After a roof mysteriously collapses on five students from Rockland Academy, the teens realize their parents wants them dead.
One teen is white, one is a brown-skinned Haitian-American, one is Korean-American, one is Latino, and one is “darkish.” Two of them alternate narration as the group investigates the convoluted conspiracy, growing desperate after one member is murdered. Brown-skinned Saralinda, who juggles a club foot, diabetes, an overprotective mother, and a quirky cane named Georgia, narrates in flowery, frantic, run-on sentences that reveal her oddly self-deprecating wit as well as the anxiety engendered by her mother’s constant supervision. Caleb, the Latino son of a famous psychiatrist, narrates in the second person, believing that an “internal evil twin” performs terrible deeds he can’t remember. Their distinct voices and their conflicting feelings toward their parents (and each other) would pack quite an emotional punch were the narrative’s focus on them a little sharper. The other characters’ expository back stories are crowded with drama, but there’s little room to develop their rather one-note personalities amid helicopter chases; exploding cars; escapes aided by convenient kind strangers; burgeoning straight and (hackneyed) lesbian romance; surprising weapons; elaborate ruses; and timely confessions. Filicide, still a somewhat taboo and weighty issue, feels reduced to another gimmick in the onslaught of over-the-top schemes.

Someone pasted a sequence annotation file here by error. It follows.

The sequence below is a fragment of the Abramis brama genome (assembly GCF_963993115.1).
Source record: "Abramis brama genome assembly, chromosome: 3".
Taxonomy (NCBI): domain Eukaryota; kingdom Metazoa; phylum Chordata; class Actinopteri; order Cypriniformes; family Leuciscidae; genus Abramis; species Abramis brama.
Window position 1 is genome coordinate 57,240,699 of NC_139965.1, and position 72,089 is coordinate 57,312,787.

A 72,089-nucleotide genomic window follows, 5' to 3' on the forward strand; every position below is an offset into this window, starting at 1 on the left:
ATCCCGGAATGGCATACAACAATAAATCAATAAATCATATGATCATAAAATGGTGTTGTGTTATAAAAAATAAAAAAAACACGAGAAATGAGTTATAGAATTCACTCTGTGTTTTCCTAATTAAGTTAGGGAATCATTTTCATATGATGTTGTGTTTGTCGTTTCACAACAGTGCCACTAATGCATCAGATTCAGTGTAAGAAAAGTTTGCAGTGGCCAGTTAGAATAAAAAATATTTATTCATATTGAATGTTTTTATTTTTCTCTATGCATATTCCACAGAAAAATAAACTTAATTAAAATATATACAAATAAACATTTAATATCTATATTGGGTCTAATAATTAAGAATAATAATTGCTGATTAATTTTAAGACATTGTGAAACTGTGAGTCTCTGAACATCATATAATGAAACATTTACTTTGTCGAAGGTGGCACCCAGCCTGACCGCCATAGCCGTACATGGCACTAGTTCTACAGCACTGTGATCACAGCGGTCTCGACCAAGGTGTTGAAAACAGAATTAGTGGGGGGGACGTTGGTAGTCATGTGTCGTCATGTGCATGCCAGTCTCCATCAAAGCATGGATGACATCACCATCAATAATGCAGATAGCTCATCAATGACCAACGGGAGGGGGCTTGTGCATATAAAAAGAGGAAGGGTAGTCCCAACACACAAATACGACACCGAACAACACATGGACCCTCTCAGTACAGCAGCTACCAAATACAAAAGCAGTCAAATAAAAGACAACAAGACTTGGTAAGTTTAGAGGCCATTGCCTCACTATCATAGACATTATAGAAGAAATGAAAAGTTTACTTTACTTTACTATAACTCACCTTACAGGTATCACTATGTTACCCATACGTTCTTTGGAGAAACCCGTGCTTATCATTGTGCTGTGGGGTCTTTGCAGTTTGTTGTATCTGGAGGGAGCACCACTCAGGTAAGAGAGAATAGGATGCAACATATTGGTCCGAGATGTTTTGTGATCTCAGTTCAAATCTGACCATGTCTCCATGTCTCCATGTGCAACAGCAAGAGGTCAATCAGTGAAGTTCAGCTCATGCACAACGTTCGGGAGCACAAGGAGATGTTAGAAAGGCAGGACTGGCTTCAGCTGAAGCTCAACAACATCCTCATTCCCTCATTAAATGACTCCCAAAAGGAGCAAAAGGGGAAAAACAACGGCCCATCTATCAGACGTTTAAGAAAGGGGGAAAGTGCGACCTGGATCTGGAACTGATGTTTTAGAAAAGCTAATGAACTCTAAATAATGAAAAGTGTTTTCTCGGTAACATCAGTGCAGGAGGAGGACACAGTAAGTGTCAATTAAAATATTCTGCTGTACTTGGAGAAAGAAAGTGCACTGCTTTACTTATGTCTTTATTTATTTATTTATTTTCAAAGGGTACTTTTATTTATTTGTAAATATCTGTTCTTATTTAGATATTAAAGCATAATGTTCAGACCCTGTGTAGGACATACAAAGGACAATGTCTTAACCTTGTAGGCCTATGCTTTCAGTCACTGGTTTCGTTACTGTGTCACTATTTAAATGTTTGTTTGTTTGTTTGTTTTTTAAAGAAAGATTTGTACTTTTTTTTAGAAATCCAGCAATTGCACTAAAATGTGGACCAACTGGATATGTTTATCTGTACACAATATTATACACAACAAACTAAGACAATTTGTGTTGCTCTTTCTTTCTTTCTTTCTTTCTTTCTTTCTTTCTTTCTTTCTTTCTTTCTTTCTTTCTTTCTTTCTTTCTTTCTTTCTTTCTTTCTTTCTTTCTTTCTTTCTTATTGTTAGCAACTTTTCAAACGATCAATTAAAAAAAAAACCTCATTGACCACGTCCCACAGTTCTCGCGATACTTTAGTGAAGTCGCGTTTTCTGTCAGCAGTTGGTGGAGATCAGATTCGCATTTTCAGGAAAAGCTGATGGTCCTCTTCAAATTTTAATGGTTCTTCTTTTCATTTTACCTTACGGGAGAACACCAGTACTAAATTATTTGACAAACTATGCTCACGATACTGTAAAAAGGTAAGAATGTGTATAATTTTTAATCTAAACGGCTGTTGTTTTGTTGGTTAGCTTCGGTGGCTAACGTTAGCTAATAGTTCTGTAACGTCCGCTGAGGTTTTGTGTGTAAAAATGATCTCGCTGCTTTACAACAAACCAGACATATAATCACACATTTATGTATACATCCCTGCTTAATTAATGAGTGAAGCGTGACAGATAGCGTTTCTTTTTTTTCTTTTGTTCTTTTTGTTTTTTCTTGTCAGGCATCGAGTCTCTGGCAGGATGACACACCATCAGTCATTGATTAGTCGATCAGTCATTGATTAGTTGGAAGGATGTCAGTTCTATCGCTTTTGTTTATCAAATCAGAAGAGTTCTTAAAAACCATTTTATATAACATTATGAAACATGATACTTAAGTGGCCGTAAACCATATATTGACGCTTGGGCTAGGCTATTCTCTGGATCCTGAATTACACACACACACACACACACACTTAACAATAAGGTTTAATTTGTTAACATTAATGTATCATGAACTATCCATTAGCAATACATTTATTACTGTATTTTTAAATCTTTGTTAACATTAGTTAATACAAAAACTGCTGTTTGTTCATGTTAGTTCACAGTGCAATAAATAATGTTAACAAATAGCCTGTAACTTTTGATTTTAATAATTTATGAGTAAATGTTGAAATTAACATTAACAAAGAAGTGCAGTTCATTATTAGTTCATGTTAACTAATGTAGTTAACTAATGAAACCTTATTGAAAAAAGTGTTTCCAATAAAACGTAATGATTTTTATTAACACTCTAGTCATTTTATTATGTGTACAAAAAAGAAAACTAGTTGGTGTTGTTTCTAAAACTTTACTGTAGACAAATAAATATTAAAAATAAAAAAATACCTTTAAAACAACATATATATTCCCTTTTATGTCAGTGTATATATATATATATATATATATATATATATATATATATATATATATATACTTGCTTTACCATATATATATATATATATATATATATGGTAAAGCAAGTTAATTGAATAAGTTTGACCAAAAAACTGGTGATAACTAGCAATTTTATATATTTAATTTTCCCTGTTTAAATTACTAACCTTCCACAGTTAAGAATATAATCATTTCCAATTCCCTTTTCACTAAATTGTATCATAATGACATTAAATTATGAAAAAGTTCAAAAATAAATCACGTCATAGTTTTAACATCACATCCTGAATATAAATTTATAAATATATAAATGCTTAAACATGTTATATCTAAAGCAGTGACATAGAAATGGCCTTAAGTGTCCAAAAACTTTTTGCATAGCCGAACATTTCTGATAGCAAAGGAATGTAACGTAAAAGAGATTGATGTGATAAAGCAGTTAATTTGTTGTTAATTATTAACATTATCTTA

Fans of nonstop action will appreciate the breakneck pace, but those hoping for plumbing of character may grow fatigued. (Thriller. 14-18)